Sales Management Story

When working as a sales manager a number of years ago I realised one of my researchers was, shall we say, being creative with his numbers to meet his KPIs.

I realised something was off when he wasn’t yielding the expected conversion rates. So, I dug a bit deeper and discovered an electronic trail of deceit! Upon closer inspection I realised this ‘sleight of hand’ required just as much effort as actually going through the sales process.

An urgent conversation was needed and after my initial reaction of seeing red, I knew that a heated meeting wouldn’t achieve anything. I had to understand the root cause of this, and so a few denials later, the truth started coming out.

He felt the KPI’s were unrealistic and so decided to try and get around them. Upon closer inspection it was clear they were not so challenging - the issue at hand was him feeling under the cosh and demotivated. It was frustrating as I knew he could be a high performer and as his manager I held myself personally responsible.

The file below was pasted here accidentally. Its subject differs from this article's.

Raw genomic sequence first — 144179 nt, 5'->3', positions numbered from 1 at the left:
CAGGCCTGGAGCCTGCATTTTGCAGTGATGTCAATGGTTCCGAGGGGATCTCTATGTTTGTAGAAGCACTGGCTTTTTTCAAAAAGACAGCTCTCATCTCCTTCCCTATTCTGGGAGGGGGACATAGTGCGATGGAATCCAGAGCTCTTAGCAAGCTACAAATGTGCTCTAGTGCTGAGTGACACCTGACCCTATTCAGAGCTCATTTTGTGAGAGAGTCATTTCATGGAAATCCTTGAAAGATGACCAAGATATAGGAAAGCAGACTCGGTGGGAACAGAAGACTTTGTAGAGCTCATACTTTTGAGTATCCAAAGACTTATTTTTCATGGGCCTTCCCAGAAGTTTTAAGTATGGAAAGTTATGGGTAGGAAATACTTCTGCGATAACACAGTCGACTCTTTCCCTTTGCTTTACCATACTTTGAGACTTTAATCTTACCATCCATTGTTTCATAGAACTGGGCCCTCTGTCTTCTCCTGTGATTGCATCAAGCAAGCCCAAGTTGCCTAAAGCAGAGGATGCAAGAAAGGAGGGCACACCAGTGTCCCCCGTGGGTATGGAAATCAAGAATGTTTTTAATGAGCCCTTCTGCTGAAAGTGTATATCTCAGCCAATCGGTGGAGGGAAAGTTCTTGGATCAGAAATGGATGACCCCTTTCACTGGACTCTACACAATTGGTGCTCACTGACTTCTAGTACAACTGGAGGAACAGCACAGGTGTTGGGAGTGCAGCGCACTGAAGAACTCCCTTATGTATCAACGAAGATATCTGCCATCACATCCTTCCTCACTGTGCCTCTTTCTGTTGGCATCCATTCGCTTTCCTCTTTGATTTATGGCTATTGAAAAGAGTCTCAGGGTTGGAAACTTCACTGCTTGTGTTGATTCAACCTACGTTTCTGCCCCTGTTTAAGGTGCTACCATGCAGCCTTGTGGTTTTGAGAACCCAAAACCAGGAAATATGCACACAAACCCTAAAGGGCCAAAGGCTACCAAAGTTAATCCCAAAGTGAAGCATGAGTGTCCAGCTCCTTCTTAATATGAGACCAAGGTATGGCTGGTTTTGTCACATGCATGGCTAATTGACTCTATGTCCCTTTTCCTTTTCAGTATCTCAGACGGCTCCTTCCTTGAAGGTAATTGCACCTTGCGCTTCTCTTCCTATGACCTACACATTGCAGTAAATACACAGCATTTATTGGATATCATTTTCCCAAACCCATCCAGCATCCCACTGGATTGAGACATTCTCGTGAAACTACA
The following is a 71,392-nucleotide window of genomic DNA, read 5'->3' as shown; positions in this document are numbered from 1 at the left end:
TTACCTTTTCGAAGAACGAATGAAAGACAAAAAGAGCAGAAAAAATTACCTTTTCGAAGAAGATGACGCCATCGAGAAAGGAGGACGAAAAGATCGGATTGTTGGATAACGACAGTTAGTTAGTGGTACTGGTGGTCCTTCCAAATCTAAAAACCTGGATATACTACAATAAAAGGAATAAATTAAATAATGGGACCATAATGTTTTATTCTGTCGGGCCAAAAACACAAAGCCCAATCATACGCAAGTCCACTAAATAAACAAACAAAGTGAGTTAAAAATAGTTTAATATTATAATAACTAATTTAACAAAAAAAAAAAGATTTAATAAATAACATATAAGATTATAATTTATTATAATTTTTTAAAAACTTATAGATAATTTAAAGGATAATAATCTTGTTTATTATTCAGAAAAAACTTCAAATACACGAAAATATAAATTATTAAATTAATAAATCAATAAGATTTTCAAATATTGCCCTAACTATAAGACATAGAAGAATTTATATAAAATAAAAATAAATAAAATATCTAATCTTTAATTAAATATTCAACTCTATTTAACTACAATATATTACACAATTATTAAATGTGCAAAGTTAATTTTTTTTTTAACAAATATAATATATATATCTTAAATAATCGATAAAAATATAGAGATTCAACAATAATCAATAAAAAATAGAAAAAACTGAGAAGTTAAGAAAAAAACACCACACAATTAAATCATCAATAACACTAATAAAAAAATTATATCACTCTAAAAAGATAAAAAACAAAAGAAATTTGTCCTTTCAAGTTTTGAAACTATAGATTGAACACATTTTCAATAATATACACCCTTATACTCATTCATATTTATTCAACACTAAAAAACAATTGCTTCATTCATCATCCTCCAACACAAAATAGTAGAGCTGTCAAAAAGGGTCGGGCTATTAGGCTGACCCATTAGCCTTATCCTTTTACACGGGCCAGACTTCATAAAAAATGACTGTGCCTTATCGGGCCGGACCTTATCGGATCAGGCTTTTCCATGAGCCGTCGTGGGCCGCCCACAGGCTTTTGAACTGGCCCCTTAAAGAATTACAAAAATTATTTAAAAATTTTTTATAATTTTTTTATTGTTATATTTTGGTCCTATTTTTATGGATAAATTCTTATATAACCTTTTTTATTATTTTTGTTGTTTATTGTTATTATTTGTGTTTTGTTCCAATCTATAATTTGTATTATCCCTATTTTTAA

I asked where his passions were, which turned out to be horse-racing and football. He would bet across both and loved nothing more than the feeling of winning! I asked him why he didn’t feel the same with this role and so it transpired, after a lot of digging that, 1) he didn’t feel particularly valued, and 2) he felt the leadership (me included) did not believe in him.

So I decided to put him through a weekly trial. If he could visualise pitches and deals coming in as winning horses, or as Chelsea scoring, how much more effort would he put in? Furthermore, how much extra money would he have to bet on the weekend!

It doesn’t matter what you are working on, I said, just see it as a vehicle to be the very best and find the fire in your belly to win. To channel this, anchor in your passion - in this case horses and football - and watch what happens. You will start to care, to believe and to work with conviction like never before.

The next few weeks were astounding. I have never seen such a turnaround in both demeanour and drive. It taught me the valuable lesson that to lead someone effectively you need to understand what makes them tick, have an open and honest working relationship, believe in them and be there whenever they need you.

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